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This post is about “No Torture. No Exceptions.” It’s an initiative with which I am deeply involved, dedicated to making certain that each presidential candidate makes stopping torture part of their campaign platform.
In its self-declared war on terror, the Bush Administration overturned an American legacy that stretched back to General Washington’s orders at Trenton and Princeton in 1776. The administration repudiated the order that the first and greatest Republican president issued in the heat of the Civil War, in 1863, prohibiting torture and official cruelty. The consequences have been nothing less than disastrous. Americans have been struggling back to regain the nation’s legacy of integrity, and the struggle starts within the Party of Lincoln. As the field of contenders narrowed, it surely was not coincidental that the three survivors—McCain, Huckabee and Paul—were united by one point: their rejection of the torture dogma.
The moral issue hovering over the 2008 election is the Bush Administration’s embrace of torture as a tool of statecraft. This mistake must be thoroughly repudiated, and the nation must undertake a vow never to repeat it. And this issue should not be allowed to divide the nation as a premise of partisan rancor. There is hope in this election year to reverse one of the most fateful decisions in our nation’s history–the decision after 9/11 to disregard America’s historic values and to use torture in the “war on terror.”
All the remaining Presidential candidates–John McCain in the Republican Party, Barack Obama and Hillary Clinton in the Democratic Party–have publicly stated their opposition to the use of torture. Now each of these presidential candidates must get their parties to adopt at their Conventions a party platform plank that returns America to its historic position of absolutely rejecting torture–anywhere, on anyone, for any reason.
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“No Torture. No Exceptions” means:
Reaffirming America’s commitment to existing federal laws and international treaties that ban torture and cruel, inhuman or degrading treatment under all circumstances.
Renouncing all legal interpretations and executive orders that redefine torture and permit such acts as sensory or sleep deprivation, stress positions, sexual humiliation, mock executions.
Enforcing full transparency of information about how America treats any and all detainees held by our personnel and those in our employ anywhere in the world.
Rejecting and abolishing the practice of rendering detainees abroad.
Establishing a single standard of interrogation procedures to apply to all persons held in U.S. custody or by those under U.S. control, whether C.I.A., military, or civilian.
Treating our detainees as we would have others treat detained Americans.
What can we do?
Click on www.rejecttorture.org to join the national initiative to Reject Torture, and pass it on to your friends and acquaintances
Call each and every presidential candidate now. Insist: “No Torture. No Exceptions.”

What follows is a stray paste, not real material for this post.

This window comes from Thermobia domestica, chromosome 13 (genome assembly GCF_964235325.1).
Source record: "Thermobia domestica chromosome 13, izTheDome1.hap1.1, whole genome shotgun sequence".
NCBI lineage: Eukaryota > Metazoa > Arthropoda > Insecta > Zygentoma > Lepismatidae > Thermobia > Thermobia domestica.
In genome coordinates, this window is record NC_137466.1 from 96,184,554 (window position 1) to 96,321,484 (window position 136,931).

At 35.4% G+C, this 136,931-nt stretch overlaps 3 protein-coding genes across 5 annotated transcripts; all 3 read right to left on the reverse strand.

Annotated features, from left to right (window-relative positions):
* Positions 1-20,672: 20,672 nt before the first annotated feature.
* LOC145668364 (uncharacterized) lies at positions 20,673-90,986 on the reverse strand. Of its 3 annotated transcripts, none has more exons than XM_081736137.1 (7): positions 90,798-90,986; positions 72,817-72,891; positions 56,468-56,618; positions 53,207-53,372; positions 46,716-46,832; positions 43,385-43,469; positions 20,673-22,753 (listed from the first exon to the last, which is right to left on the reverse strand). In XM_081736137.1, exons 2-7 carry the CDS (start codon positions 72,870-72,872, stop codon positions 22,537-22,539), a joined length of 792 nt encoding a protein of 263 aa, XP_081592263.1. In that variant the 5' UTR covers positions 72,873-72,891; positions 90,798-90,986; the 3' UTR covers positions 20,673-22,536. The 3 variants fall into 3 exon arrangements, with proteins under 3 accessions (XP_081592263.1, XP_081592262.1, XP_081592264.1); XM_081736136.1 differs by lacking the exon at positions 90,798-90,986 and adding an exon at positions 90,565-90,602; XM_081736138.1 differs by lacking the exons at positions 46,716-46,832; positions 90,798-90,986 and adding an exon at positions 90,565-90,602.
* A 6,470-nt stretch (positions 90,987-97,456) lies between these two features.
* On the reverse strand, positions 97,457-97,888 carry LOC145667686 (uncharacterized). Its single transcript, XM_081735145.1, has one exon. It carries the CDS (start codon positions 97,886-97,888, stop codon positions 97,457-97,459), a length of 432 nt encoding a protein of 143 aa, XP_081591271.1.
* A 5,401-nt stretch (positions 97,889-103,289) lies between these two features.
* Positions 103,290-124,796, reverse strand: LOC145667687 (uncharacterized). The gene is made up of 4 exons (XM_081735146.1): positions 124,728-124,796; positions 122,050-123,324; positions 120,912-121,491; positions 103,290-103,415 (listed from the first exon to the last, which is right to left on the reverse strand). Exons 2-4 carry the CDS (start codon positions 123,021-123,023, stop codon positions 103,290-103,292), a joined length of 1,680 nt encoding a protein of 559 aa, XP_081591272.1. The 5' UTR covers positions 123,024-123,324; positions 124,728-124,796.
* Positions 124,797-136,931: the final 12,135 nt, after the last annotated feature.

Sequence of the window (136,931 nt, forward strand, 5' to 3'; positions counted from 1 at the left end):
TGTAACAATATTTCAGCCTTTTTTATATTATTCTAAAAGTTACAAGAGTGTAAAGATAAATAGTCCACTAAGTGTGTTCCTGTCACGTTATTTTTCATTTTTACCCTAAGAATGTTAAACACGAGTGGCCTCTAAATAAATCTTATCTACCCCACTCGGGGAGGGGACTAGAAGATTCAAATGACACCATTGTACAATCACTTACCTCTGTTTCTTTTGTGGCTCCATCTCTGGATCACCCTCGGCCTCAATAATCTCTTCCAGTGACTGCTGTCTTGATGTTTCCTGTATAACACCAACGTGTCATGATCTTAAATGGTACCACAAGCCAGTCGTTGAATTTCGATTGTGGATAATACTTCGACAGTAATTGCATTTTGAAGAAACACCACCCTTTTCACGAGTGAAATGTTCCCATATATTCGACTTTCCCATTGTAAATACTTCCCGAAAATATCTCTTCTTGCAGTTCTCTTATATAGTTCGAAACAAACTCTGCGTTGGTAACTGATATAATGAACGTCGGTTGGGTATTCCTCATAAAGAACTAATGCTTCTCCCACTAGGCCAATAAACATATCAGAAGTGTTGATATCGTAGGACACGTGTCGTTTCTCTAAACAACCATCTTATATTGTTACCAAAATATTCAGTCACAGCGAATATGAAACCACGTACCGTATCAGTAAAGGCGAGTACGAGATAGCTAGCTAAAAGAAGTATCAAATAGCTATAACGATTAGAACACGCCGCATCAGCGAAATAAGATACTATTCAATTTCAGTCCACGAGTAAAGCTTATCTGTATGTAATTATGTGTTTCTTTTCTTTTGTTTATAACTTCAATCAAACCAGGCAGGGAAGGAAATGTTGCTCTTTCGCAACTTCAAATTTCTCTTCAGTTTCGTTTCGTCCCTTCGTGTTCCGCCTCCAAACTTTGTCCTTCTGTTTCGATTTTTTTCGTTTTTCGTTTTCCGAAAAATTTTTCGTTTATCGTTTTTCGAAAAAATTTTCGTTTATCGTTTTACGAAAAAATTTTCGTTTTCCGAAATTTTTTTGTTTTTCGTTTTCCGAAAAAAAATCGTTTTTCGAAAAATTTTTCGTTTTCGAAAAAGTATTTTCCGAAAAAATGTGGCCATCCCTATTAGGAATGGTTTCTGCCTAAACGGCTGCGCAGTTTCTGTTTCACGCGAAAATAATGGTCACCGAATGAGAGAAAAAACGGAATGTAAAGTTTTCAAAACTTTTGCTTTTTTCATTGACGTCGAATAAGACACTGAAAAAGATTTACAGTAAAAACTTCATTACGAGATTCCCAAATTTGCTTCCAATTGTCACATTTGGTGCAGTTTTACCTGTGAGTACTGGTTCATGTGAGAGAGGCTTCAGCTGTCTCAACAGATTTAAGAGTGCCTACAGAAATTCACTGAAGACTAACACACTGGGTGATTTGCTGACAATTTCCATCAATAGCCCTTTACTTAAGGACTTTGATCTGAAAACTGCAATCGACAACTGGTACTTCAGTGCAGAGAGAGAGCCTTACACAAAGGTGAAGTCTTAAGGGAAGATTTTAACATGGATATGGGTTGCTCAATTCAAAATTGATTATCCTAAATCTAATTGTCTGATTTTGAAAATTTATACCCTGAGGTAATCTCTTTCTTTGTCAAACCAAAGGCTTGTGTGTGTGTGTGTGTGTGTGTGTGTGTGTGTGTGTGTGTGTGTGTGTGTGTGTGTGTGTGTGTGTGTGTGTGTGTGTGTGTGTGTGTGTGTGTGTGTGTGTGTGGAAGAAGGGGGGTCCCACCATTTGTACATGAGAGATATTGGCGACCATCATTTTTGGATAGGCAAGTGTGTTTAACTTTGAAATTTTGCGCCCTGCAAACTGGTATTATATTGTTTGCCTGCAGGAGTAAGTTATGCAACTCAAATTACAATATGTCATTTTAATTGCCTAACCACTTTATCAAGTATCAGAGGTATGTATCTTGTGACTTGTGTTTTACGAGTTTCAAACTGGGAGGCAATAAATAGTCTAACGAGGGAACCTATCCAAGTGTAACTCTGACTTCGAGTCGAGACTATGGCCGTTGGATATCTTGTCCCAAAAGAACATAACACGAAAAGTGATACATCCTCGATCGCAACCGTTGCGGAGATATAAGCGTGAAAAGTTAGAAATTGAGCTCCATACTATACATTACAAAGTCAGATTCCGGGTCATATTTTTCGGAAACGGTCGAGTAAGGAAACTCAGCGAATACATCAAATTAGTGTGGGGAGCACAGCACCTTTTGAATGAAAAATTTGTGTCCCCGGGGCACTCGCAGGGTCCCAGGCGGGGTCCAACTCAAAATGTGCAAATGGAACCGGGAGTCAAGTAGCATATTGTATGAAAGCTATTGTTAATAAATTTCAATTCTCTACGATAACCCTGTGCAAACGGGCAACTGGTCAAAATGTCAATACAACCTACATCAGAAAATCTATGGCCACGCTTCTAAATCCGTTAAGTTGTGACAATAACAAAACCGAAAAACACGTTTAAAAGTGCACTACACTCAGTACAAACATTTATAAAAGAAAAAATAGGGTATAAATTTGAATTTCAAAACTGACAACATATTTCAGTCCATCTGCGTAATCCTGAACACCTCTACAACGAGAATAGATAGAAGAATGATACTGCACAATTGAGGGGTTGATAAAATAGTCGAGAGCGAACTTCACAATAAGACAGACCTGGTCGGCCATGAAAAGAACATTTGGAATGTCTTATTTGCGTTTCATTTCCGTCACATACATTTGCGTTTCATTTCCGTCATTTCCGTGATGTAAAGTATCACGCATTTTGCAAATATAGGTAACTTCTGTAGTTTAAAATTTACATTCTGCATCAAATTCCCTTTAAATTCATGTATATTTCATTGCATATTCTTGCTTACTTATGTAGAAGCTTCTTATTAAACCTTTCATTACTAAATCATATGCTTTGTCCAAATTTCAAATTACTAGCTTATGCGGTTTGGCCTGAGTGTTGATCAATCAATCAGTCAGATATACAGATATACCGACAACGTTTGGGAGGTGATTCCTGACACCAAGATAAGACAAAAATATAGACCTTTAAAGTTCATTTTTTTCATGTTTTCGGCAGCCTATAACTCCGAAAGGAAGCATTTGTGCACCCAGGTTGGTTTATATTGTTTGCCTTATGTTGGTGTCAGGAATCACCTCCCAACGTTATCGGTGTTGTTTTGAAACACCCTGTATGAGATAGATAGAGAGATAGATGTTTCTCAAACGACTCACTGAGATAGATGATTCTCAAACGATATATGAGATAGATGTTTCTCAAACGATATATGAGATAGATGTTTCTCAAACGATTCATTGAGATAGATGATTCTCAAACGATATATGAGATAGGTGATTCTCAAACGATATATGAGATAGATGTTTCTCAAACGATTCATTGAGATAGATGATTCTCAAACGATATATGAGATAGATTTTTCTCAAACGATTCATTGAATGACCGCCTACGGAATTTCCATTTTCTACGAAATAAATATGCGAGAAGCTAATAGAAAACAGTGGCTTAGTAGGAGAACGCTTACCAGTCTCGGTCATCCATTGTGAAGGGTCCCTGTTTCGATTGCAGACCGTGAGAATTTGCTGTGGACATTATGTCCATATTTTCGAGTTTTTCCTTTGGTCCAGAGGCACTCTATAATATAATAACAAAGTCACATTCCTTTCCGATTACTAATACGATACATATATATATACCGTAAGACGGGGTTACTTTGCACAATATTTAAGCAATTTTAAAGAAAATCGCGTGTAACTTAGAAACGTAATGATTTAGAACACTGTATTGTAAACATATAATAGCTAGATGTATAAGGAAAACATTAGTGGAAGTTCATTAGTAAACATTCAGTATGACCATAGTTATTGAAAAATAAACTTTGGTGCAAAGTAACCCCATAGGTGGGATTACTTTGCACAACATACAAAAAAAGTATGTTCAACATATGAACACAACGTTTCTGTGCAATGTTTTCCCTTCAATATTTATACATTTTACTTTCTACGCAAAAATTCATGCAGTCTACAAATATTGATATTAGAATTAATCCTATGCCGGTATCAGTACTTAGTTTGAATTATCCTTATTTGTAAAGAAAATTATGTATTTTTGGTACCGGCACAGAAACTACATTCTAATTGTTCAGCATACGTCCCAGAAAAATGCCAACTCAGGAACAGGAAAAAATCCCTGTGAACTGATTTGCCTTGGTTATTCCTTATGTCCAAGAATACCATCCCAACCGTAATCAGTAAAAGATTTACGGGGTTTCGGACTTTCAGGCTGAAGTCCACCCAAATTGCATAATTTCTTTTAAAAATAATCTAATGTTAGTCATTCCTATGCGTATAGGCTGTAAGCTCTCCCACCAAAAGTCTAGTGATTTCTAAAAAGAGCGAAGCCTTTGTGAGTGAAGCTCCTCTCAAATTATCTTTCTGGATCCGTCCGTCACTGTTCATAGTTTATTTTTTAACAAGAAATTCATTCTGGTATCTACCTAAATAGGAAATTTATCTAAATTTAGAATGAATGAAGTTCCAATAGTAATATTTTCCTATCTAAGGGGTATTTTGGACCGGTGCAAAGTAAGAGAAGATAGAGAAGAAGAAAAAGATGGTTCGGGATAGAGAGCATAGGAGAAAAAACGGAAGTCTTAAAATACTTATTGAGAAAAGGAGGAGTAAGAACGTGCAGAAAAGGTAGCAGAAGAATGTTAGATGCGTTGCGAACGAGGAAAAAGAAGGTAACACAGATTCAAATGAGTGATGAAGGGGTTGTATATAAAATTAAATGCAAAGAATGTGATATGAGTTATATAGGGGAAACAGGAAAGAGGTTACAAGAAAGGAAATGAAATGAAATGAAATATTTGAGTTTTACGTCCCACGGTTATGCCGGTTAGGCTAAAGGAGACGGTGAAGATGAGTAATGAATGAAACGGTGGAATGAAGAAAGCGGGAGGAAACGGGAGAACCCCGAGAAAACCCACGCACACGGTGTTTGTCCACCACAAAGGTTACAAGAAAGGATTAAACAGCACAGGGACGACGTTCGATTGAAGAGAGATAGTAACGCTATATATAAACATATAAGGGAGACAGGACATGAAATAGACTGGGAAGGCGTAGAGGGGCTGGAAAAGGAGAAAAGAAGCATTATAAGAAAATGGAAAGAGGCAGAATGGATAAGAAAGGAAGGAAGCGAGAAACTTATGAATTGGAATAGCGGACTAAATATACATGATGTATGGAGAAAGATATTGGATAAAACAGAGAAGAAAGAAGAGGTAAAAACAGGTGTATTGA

John McCain: Phone: (202) 224-2235 Fax: (202) 228-2862
Barack Obama: Phone: (202) 224-2854 Fax: (202) 228-4260
Hillary Clinton: Phone: (202) 224-4451 Fax: (202) 228-0282
More from Scott Horton:
No Comment — November 4, 2013, 5:17 pm
An expert panel concludes that the Pentagon and the CIA ordered physicians to violate the Hippocratic Oath
No Comment — August 12, 2013, 7:55 am
How will the Obama Administration handle Edward Snowden’s case in the long term?
No Comment — July 29, 2013, 11:36 am
Is it possible to simply disband the partisan FISA court?
Fleming awoke in the dark and his room felt loose, sloshing so badly he gripped the bed. From his window there was nothing but a hallway, and if he craned his neck, a blown lightbulb swung into view. The room pitched up and down and for a moment he thought he might be sick. The word “hallway” must have a nautical name. Why didn’t they supply a glossary for this cruise? Probably they had, in the welcome packet he’d failed to read. A glossary. A history of the boat, which would be referred to as a ship. Sunny biographies of the captain and crew, who had always dreamed of this life. Lobotomized histories of the islands they’d visit. Who else had sailed this way. Famous suckwads from the past, slicing through this very water on wooden longships.
A welcome packet, the literary genre most likely to succeed in the new millennium. Why not read about a community you don’t belong to, that doesn’t actually exist, a captain and crew who are, in reality, if that isn’t too much of a downer on your vacation, as indifferent to one another as any set of co-employees at an office or bank? Read doctored personal statements from underpaid crew members — because ocean life pays better than money! — who hate their lives but have been forced to buy into the mythology of working on a boat, separated now from loved ones and friends, growing lonelier by the second, even while they wait on you and follow your every order.
Number of people stopped and frisked by the NYPD in 2011 for “furtive movements”:
The faces of Lego people were growing angrier.
Four people were arrested for using a remote-controlled hexacopter to fly two pounds of tobacco to prisoners inside the yard at Calhoun State Prison in Georgia.
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Our congratulations to Alice Munro, winner of the 2013 Nobel Prize for Literature